Zopa tweaks borrower fee structure

December 4th, 2011

Zopa has confirmed today that it has tweaked the fee structure it charges borrowers.  Previously Zopa charged all successful borrowers a fixed fee of £130, however it has raised this fee in the B, and C and Y markets to £150 and £200 respectively.  In addition this fee has been increased in the A and A* markets to £160 for loans of £3000 to £3499.  However this fee has been reduced in the A* market to £80 for loans of £7000 to £7499, £20 for loans of £7500 to £12,999 and £30 for loans £13,000 and over.  This is detailed on P2P Money's page on peer-to-peer companies.

Giles Andrews, CEO of Zopa stated on the Zopa forum:

Interesting comments. We are trying to boost borrower volumes while maintaining our average fee. So far we have been more successful at the former than the latter as our average borrower fee has fallen. I don't particularly like charging B,C and Y borrowers more, but 1) we need to in order to run the promotional rates in A*, which have driven higher volumes and 2) it reflects the much higer processing costs we incur in these markets, where we have to process a significant multiple of applications more (so we both buy much more data and spend longer reviewing them) for every successful disbursal, and the time spent underwriting each case is also significantly higher. It certainly doesn't reflect a desire to close these markets. In fact, we haven't seen a reduction in the number of applications in these markets since the change, indicating it makes business sense, even if their proportion has declined. Interestingly both the US P2P players have much larger differentials in fees for their higher risk markets.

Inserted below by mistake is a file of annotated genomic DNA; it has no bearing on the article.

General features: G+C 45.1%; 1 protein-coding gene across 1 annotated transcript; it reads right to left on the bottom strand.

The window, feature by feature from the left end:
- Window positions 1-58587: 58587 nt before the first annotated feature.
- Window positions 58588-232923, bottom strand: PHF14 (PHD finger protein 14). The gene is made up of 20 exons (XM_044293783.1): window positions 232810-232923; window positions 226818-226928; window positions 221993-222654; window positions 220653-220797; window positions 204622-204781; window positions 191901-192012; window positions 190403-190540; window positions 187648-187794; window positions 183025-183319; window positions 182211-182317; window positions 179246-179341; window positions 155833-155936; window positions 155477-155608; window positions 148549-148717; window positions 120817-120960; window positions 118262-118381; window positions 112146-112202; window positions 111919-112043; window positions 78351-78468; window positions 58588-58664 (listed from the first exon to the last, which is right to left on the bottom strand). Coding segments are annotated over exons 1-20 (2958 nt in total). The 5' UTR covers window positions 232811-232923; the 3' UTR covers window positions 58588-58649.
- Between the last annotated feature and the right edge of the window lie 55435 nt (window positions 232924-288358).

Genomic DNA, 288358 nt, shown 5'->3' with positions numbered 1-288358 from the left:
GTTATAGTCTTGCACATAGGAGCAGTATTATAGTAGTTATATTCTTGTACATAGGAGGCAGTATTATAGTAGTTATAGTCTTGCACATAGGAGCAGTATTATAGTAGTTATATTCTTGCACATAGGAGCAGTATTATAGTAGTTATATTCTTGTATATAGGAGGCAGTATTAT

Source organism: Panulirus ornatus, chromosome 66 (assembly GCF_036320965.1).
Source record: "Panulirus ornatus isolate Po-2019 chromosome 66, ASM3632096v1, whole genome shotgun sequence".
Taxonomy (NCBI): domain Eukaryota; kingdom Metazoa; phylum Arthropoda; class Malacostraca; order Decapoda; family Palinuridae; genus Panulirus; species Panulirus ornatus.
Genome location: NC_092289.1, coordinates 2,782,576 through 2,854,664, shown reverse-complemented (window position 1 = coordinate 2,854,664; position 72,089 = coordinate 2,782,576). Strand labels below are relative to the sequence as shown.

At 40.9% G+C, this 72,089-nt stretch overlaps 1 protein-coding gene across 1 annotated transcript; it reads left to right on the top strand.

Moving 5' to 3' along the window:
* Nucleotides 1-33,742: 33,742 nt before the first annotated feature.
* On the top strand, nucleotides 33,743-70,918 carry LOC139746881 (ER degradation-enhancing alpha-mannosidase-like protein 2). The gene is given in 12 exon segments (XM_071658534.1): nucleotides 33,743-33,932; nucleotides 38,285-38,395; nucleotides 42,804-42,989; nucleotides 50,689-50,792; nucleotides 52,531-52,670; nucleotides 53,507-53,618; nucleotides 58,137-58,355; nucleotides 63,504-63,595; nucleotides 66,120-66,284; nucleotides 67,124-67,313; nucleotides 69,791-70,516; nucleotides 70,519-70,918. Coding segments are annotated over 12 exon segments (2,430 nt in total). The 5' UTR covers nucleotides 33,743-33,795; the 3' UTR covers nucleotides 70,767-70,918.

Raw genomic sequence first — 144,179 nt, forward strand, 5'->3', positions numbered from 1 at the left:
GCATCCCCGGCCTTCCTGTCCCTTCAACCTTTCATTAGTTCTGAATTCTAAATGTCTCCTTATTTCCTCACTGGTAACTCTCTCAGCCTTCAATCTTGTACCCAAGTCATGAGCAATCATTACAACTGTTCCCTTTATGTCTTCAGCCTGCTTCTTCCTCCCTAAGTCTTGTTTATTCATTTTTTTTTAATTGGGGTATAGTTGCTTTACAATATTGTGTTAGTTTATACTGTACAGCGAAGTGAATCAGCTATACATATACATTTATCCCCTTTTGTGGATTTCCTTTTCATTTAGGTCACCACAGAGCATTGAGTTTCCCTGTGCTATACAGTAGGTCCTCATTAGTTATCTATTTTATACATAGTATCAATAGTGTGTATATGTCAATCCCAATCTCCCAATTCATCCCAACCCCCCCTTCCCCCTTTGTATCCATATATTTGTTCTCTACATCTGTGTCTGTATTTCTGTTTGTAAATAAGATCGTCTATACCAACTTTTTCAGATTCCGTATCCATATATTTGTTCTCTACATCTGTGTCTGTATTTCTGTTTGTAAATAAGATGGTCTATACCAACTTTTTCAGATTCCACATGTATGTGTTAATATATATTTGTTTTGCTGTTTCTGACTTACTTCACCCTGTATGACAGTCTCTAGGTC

Lower fees for larger loans also make sense as the total value of a loan, including the future lender fees associated with it, increases with loan size. The vast bulk of loans over £7k are in the A and A* markets - the distribution is even more skewed than for smaller loans.

Finally, the new fee structure isn't set in stone and we will be tweaking it as we learn, in pursuit of the objectives I set out at the beginning of this post.

I'm slightly puzzled by the increase in the A* market for loans of £3000, but the reduction to £20 for loans of £7500 clearly demonstrate that Zopa are trying to raise the average loan size which would be good news for lenders.  The interest rate for an £8000 loan over 36 months for an A* borrower has decreased to 6.1% APR.

Funding Circle to raise maximum loan to £250k

December 1st, 2011
Funding Circle

It wasn't so long ago that Funding Circle raised the maximum loan from £50,000 to £100,000, and yesterday they announced they will be increasing the maximum loan to £250,000 from January 2012.  This will be tied in with additional security.  Here is the except from the email:

From January 2012, businesses will be able to take out larger loans of up to £250,000. This is great news for our lenders as it will mean many more businesses to choose from and help even more UK businesses to thrive and grow.

As with all businesses who borrow they are carefully vetted by our experienced team, plus we have introduced some additional security with these loans, to further protect your money.

This will allow Funding Circle to compete more with ThinCats who are facilitating loans between £50,000 and £3,000,000 and only offer secured lending.  It is noteworthy that both Funding Circle and ThinCats have experienced quite amazing growth since going live less than 2 years ago.

Earn £25 with Zopa

November 27th, 2011

P2P Money can exclusively offer of a £25 Amazon Gift Voucher for anyone taking out their first loan with Zopa, or successfully lending out £2000 over the next year, when they sign-up to Zopa via P2P Money.  Further information and terms and conditions are available on the P2P Money website.